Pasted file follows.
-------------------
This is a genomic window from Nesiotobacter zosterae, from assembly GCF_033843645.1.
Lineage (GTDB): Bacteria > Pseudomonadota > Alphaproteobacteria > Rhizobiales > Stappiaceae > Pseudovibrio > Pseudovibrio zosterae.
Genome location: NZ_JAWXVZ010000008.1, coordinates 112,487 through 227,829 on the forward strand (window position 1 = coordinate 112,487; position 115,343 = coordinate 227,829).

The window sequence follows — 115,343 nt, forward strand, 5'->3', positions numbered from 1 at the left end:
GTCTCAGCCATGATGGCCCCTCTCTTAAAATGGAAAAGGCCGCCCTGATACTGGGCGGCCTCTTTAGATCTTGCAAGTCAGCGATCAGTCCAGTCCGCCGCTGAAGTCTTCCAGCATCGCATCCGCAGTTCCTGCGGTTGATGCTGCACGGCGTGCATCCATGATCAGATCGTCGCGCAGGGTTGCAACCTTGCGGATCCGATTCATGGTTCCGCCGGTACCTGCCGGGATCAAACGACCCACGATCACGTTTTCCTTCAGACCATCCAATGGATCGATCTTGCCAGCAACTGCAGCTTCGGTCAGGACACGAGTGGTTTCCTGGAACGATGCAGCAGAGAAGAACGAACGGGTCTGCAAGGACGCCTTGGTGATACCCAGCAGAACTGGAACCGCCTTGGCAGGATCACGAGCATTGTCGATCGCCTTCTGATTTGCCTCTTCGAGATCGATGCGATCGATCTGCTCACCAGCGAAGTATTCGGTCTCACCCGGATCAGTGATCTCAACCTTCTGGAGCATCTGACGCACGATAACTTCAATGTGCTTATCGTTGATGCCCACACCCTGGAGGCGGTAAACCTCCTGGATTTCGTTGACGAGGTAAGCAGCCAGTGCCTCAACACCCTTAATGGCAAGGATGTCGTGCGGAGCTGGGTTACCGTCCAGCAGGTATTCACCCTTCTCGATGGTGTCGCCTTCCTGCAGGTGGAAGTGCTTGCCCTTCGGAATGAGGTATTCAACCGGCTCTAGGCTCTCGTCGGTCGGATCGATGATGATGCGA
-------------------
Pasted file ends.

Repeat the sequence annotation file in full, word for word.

This is a genomic window from Nesiotobacter zosterae, from assembly GCF_033843645.1.
Lineage (GTDB): Bacteria > Pseudomonadota > Alphaproteobacteria > Rhizobiales > Stappiaceae > Pseudovibrio > Pseudovibrio zosterae.
Genome location: NZ_JAWXVZ010000008.1, coordinates 112,487 through 227,829 on the forward strand (window position 1 = coordinate 112,487; position 115,343 = coordinate 227,829).

The window sequence follows — 115,343 nt, forward strand, 5'->3', positions numbered from 1 at the left end:
GTCTCAGCCATGATGGCCCCTCTCTTAAAATGGAAAAGGCCGCCCTGATACTGGGCGGCCTCTTTAGATCTTGCAAGTCAGCGATCAGTCCAGTCCGCCGCTGAAGTCTTCCAGCATCGCATCCGCAGTTCCTGCGGTTGATGCTGCACGGCGTGCATCCATGATCAGATCGTCGCGCAGGGTTGCAACCTTGCGGATCCGATTCATGGTTCCGCCGGTACCTGCCGGGATCAAACGACCCACGATCACGTTTTCCTTCAGACCATCCAATGGATCGATCTTGCCAGCAACTGCAGCTTCGGTCAGGACACGAGTGGTTTCCTGGAACGATGCAGCAGAGAAGAACGAACGGGTCTGCAAGGACGCCTTGGTGATACCCAGCAGAACTGGAACCGCCTTGGCAGGATCACGAGCATTGTCGATCGCCTTCTGATTTGCCTCTTCGAGATCGATGCGATCGATCTGCTCACCAGCGAAGTATTCGGTCTCACCCGGATCAGTGATCTCAACCTTCTGGAGCATCTGACGCACGATAACTTCAATGTGCTTATCGTTGATGCCCACACCCTGGAGGCGGTAAACCTCCTGGATTTCGTTGACGAGGTAAGCAGCCAGTGCCTCAACACCCTTAATGGCAAGGATGTCGTGCGGAGCTGGGTTACCGTCCAGCAGGTATTCACCCTTCTCGATGGTGTCGCCTTCCTGCAGGTGGAAGTGCTTGCCCTTCGGAATGAGGTATTCAACCGGCTCTAGGCTCTCGTCGGTCGGATCGATGATGATGCGA